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Mediators of Inflammation
Volume 2013, Article ID 893521, 17 pages
Review Article

Possible Involvement of TLRs and Hemichannels in Stress-Induced CNS Dysfunction via Mastocytes, and Glia Activation

1Departamento de Fisiología, Pontificia Universidad Católica de Chile, Santiago, Chile
2Instituto Milenio, Centro Interdisciplinario de Neurociencias de Valparaíso, Valparaíso, Chile

Received 22 February 2013; Revised 16 May 2013; Accepted 11 June 2013

Academic Editor: Dennis Daniel Taub

Copyright © 2013 Adam Aguirre et al. This is an open access article distributed under the Creative Commons Attribution License, which permits unrestricted use, distribution, and reproduction in any medium, provided the original work is properly cited.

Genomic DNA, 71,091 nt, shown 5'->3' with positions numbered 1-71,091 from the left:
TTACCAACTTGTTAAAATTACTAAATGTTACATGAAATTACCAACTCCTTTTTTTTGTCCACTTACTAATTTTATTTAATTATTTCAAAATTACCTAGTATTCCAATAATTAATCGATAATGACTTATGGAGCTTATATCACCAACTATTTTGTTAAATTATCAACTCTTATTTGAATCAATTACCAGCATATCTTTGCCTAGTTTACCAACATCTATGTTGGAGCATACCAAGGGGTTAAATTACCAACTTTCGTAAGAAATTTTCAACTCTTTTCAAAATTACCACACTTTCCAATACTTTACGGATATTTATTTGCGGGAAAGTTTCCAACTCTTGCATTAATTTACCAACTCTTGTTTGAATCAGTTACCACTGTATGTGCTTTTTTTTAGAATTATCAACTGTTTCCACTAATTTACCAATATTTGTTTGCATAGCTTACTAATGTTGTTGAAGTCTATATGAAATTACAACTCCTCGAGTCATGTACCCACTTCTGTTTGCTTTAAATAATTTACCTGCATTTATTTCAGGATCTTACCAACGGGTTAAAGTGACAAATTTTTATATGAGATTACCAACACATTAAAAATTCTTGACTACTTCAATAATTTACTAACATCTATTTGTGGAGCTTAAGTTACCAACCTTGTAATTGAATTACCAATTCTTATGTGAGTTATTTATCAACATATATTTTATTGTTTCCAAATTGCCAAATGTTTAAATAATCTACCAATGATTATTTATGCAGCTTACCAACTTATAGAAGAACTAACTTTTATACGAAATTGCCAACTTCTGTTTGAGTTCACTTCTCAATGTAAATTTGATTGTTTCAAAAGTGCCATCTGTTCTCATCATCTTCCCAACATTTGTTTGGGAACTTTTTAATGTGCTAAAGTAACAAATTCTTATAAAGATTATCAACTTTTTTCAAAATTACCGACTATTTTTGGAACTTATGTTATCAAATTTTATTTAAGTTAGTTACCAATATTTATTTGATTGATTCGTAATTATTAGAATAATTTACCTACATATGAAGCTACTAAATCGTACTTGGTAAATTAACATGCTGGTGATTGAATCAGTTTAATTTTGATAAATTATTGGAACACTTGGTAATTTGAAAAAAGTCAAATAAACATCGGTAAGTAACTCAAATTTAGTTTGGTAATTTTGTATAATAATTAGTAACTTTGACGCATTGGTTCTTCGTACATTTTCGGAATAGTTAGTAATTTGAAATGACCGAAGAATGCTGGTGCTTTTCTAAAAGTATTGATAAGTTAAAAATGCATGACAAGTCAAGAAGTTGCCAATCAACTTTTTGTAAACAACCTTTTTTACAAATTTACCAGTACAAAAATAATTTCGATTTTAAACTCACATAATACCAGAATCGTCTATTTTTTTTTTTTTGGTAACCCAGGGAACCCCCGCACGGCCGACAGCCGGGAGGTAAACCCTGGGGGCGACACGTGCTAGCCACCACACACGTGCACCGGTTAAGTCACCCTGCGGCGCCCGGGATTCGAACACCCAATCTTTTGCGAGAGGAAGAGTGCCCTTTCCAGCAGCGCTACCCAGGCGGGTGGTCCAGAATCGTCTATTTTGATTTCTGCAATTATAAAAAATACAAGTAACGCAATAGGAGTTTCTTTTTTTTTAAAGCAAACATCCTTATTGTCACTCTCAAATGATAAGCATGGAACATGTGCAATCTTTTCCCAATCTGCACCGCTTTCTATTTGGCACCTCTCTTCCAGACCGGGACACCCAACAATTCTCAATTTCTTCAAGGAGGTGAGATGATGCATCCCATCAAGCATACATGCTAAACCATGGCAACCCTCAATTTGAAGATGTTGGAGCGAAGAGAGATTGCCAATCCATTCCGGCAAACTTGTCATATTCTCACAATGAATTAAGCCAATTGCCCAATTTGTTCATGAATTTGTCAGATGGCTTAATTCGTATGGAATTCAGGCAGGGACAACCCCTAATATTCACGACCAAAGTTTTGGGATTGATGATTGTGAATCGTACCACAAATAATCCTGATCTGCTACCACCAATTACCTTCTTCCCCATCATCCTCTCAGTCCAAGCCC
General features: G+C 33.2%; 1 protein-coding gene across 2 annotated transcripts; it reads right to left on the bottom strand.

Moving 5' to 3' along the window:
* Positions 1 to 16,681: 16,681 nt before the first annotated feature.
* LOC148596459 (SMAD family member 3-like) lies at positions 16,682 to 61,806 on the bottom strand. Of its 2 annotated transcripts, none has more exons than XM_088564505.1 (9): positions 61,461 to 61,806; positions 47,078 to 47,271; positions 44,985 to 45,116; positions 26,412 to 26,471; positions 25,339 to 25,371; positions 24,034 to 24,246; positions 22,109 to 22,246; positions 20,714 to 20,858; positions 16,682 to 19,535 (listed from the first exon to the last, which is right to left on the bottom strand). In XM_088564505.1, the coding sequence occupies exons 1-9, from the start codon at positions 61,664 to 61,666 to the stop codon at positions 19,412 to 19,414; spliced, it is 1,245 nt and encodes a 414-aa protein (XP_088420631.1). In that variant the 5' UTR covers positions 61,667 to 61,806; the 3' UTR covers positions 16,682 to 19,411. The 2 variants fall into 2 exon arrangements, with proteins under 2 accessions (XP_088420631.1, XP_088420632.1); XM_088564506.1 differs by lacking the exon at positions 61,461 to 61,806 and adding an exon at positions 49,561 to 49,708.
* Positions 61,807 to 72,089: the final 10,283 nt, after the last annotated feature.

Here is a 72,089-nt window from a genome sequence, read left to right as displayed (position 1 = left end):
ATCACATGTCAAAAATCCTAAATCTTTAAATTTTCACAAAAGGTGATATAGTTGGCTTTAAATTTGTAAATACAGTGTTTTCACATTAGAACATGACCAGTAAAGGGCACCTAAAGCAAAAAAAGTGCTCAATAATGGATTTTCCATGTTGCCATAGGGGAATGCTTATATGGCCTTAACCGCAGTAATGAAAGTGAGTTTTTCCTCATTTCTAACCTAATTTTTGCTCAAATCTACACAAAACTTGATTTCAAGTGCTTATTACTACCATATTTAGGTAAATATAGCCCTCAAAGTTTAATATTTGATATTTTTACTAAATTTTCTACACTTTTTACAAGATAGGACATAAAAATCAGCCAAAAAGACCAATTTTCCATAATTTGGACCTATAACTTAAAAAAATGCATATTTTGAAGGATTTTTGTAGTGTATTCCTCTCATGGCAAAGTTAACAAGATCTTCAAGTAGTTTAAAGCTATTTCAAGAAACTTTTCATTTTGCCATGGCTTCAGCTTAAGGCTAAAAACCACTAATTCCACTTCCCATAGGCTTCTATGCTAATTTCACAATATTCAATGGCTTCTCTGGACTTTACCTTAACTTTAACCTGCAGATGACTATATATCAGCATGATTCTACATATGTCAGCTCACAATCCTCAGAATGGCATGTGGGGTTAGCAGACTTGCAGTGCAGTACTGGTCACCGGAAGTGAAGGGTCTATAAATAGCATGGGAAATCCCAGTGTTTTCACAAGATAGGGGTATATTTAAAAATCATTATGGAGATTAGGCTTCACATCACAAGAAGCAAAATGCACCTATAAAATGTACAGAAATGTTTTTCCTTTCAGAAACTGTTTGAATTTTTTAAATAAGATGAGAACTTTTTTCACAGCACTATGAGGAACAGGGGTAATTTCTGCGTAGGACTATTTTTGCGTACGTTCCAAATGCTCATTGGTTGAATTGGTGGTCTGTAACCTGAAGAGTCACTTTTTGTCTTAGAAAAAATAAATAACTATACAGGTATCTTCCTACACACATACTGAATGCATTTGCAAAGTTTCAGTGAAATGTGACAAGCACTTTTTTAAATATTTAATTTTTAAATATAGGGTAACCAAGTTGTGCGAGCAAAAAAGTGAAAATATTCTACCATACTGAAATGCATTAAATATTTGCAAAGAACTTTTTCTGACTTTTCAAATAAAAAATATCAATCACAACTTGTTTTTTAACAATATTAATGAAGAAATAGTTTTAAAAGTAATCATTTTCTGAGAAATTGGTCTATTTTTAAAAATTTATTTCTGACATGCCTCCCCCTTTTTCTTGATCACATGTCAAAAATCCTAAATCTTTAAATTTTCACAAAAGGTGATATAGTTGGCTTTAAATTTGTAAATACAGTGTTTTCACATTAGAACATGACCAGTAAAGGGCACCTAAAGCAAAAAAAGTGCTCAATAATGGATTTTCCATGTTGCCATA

In the central nervous system (CNS), mastocytes and glial cells (microglia, astrocytes and oligodendrocytes) function as sensors of neuroinflammatory conditions, responding to stress triggers or becoming sensitized to subsequent proinflammatory challenges. The corticotropin-releasing hormone and glucocorticoids are critical players in stress-induced mastocyte degranulation and potentiation of glial inflammatory responses, respectively. Mastocytes and glial cells express different toll-like receptor (TLR) family members, and their activation via proinflammatory molecules can increase the expression of connexin hemichannels and pannexin channels in glial cells. These membrane pores are oligohexamers of the corresponding protein subunits located in the cell surface. They allow ATP release and Ca2+ influx, which are two important elements of inflammation. Consequently, activated microglia and astrocytes release ATP and glutamate, affecting myelinization, neuronal development, and survival. Binding of ligands to TLRs induces a cascade of intracellular events leading to activation of several transcription factors that regulate the expression of many genes involved in inflammation. During pregnancy, the previous responses promoted by viral infections and other proinflammatory conditions are common and might predispose the offspring to develop psychiatric disorders and neurological diseases. Such disorders could eventually be potentiated by stress and might be part of the etiopathogenesis of CNS dysfunctions including autism spectrum disorders and schizophrenia.